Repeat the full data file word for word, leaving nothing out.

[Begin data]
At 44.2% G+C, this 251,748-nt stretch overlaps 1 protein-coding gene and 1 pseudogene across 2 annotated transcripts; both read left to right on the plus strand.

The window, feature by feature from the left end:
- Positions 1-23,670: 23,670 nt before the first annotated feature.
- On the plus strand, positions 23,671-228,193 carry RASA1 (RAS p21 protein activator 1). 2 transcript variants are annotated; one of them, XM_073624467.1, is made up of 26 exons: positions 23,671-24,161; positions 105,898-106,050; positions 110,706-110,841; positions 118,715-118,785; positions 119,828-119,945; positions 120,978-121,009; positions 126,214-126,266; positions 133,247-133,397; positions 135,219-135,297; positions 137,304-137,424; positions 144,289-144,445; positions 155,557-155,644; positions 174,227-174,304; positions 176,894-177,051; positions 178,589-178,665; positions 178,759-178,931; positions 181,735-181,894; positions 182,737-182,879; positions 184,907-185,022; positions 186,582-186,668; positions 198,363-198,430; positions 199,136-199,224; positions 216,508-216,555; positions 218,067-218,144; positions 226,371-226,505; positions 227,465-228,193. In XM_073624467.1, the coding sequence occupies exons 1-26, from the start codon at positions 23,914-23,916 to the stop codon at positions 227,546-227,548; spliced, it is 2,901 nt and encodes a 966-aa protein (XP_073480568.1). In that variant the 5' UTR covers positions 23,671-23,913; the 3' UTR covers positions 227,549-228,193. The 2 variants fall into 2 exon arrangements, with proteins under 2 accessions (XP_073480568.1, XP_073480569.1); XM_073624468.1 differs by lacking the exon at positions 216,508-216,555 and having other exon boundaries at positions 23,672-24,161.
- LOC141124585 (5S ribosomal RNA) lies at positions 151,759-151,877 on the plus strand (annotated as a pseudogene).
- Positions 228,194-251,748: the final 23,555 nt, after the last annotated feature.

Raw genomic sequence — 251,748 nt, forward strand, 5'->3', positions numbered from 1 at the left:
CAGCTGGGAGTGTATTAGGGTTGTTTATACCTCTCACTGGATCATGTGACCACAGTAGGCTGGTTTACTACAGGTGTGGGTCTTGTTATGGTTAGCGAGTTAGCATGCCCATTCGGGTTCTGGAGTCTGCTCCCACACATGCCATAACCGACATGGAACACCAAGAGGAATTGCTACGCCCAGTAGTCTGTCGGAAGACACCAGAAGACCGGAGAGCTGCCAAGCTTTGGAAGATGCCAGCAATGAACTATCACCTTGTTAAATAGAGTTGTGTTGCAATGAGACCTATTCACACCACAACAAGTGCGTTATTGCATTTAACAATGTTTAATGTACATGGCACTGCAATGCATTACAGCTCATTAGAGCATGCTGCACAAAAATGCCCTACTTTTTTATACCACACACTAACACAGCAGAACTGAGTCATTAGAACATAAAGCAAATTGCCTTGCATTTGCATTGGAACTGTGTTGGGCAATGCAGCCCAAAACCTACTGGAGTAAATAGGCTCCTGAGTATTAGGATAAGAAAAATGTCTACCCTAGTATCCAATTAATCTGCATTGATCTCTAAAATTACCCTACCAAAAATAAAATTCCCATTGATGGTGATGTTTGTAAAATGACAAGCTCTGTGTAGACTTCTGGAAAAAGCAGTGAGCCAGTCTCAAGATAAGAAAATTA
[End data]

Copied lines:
At 44.2% G+C, this 251,748-nt stretch overlaps 1 protein-coding gene and 1 pseudogene across 2 annotated transcripts; both read left to right on the plus strand.

The window, feature by feature from the left end:
- Positions 1-23,670: 23,670 nt before the first annotated feature.
- On the plus strand, positions 23,671-228,193 carry RASA1 (RAS p21 protein activator 1). 2 transcript variants are annotated; one of them, XM_073624467.1, is made up of 26 exons: positions 23,671-24,161; positions 105,898-106,050; positions 110,706-110,841; positions 118,715-118,785; positions 119,828-119,945; positions 120,978-121,009; positions 126,214-126,266; positions 133,247-133,397; positions 135,219-135,297; positions 137,304-137,424; positions 144,289-144,445; positions 155,557-155,644; positions 174,227-174,304; positions 176,894-177,051; positions 178,589-178,665; positions 178,759-178,931; positions 181,735-181,894; positions 182,737-182,879; positions 184,907-185,022; positions 186,582-186,668; positions 198,363-198,430; positions 199,136-199,224; positions 216,508-216,555; positions 218,067-218,144; positions 226,371-226,505; positions 227,465-228,193. In XM_073624467.1, the coding sequence occupies exons 1-26, from the start codon at positions 23,914-23,916 to the stop codon at positions 227,546-227,548; spliced, it is 2,901 nt and encodes a 966-aa protein (XP_073480568.1). In that variant the 5' UTR covers positions 23,671-23,913; the 3' UTR covers positions 227,549-228,193. The 2 variants fall into 2 exon arrangements, with proteins under 2 accessions (XP_073480568.1, XP_073480569.1); XM_073624468.1 differs by lacking the exon at positions 216,508-216,555 and having other exon boundaries at positions 23,672-24,161.
- LOC141124585 (5S ribosomal RNA) lies at positions 151,759-151,877 on the plus strand (annotated as a pseudogene).
- Positions 228,194-251,748: the final 23,555 nt, after the last annotated feature.

Raw genomic sequence — 251,748 nt, forward strand, 5'->3', positions numbered from 1 at the left:
CAGCTGGGAGTGTATTAGGGTTGTTTATACCTCTCACTGGATCATGTGACCACAGTAGGCTGGTTTACTACAGGTGTGGGTCTTGTTATGGTTAGCGAGTTAGCATGCCCATTCGGGTTCTGGAGTCTGCTCCCACACATGCCATAACCGACATGGAACACCAAGAGGAATTGCTACGCCCAGTAGTCTGTCGGAAGACACCAGAAGACCGGAGAGCTGCCAAGCTTTGGAAGATGCCAGCAATGAACTATCACCTTGTTAAATAGAGTTGTGTTGCAATGAGACCTATTCACACCACAACAAGTGCGTTATTGCATTTAACAATGTTTAATGTACATGGCACTGCAATGCATTACAGCTCATTAGAGCATGCTGCACAAAAATGCCCTACTTTTTTATACCACACACTAACACAGCAGAACTGAGTCATTAGAACATAAAGCAAATTGCCTTGCATTTGCATTGGAACTGTGTTGGGCAATGCAGCCCAAAACCTACTGGAGTAAATAGGCTCCTGAGTATTAGGATAAGAAAAATGTCTACCCTAGTATCCAATTAATCTGCATTGATCTCTAAAATTACCCTACCAAAAATAAAATTCCCATTGATGGTGATGTTTGTAAAATGACAAGCTCTGTGTAGACTTCTGGAAAAAGCAGTGAGCCAGTCTCAAGATAAGAAAATTA